Notes taken from the book prepared for the Golden Jubilee of the parish in 1986.
Church records from Sydney contain the statement: Rev. McGinty and J.Hanley left Sydney, 9th December, 1843, in the steamer "Sovereign" for Moreton Bay to commence the arduous labours of the Mission in that hitherto unavoidably neglected portion of the diocese of New South Wales.
These zealous priests and their successors were the first Catholic clergy to venture into what became the vast parish of Dalby, and later the parishes of Roma and Charleville.
Father McGinty was the first priest to visit Dalby and district in the 1820's. He was based at Ipswich at the time, journeys of hundreds of kilometres on horseback were by no means uncommon for the clergy of the second and third quarters of the nineteenth century, when parishes were few and the flock scattered over the huge areas.
He was followed by Fr. Hanley, Archdeacon Rigney and the first resident priest, a Father McCarthy. The presence of a resident priest did not necessarily mean a parish had been created. It was simply regarded as a "mission", until the bishop thought circumstances demanded it be raised in status.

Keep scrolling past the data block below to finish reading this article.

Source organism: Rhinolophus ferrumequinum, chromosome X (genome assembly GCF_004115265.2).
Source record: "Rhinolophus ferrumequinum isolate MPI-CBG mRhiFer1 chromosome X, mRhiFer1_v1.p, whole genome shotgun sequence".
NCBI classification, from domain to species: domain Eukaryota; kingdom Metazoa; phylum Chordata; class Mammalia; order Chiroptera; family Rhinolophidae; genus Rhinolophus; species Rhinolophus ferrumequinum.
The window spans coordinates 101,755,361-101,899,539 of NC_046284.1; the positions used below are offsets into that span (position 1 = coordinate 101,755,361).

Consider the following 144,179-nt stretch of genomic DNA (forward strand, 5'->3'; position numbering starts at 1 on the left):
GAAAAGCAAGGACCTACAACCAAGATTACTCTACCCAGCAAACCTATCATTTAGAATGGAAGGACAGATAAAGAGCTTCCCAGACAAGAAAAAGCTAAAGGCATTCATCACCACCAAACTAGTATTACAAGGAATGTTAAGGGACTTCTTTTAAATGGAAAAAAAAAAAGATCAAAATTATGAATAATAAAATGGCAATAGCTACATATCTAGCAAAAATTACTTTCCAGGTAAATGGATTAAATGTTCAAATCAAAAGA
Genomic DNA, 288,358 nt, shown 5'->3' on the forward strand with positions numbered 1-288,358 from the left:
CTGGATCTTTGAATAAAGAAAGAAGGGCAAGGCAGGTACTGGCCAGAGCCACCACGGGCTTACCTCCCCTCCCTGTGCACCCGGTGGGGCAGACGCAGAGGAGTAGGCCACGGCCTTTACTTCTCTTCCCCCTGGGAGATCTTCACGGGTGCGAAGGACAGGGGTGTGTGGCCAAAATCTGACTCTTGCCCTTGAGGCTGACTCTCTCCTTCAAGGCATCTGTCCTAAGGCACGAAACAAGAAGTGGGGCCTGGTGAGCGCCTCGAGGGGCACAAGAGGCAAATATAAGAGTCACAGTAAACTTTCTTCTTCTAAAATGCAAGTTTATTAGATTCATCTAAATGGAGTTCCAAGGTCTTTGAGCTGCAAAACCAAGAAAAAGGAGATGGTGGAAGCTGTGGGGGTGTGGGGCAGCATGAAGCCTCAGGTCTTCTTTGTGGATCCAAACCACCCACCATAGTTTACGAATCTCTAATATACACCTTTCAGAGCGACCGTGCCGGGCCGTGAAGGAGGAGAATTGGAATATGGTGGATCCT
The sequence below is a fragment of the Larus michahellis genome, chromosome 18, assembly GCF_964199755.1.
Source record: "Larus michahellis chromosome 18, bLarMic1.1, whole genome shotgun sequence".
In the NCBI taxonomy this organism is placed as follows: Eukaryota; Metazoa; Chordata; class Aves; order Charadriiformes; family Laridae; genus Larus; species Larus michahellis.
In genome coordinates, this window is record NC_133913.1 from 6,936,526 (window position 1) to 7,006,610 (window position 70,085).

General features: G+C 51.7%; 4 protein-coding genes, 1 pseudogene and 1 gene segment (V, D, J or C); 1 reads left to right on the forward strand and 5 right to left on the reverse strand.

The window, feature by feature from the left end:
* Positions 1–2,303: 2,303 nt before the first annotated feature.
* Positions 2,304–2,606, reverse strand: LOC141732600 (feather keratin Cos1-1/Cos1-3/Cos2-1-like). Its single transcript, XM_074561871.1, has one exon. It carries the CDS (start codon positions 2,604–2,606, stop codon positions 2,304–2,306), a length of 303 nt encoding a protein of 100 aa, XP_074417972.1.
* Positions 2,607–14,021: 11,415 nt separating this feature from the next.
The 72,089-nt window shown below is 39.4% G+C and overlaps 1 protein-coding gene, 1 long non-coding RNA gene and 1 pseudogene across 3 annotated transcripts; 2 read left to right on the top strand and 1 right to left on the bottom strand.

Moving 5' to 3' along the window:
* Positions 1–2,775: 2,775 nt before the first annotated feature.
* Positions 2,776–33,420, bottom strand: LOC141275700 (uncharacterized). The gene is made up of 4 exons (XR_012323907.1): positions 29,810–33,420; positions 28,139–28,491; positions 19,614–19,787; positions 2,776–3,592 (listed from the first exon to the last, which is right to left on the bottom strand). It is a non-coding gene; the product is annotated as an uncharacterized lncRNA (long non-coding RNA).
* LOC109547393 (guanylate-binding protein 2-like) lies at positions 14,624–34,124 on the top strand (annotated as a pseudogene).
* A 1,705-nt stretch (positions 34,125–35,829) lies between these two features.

Not all the pioneer clergy can be proved to have been associated with Jandowae and district, but it is highly probably that several were. The priests prior to the erection of the parish, were accustomed to keeping their own Baptism and Marriage Registers and these invaluable records were often lost after a priest's death.
The earliest registers in the Dalby presbytery commence with the era of Fr. Denis Byrne who was appointed parish priest about 1868. He laboured in the district until his death in 1905 and he definitely administered the sacraments in and around Jandowae.
Prior to Jandowae's becoming a parish, the people were given a Mass once a month or so, as the Dalby clergy had several country churches to supply. They would ride out on a Saturday, the 50 kilometres and return Monday morning, after a full week-end of confessions, Mass, instructions for the children when possible, and Benediction on Sunday evening in later years. The local people hosted the priest and they regarded it as an honour and a source of blessing to themselves and their children. One home that was used in the early part of the twentieth century for Mass, prior to the building of the church was "Stewartholme", a house built by Bridget Stewart, who also built the first hospital in Jandowae.
Edward and Susan Stewart, later on, were hosts to the priests for many years.
Whenever you find a group of the faithful, particularly in country areas, the desire for a church of their own asserts itself very early and then gathers strength. One paramount reason has always been to have a place more worthy for the offering of Mass than in a house or a dance hall. When the move began to collect for Jandowae's first church is not recorded, but it is probably it was in the early 1900s. The number of Catholics had increased gradually, their farms were more stable and life less harsh, so the necessary finance could be raised. The time was ripe for the opening of a new phase in the history of the Jandowae Church.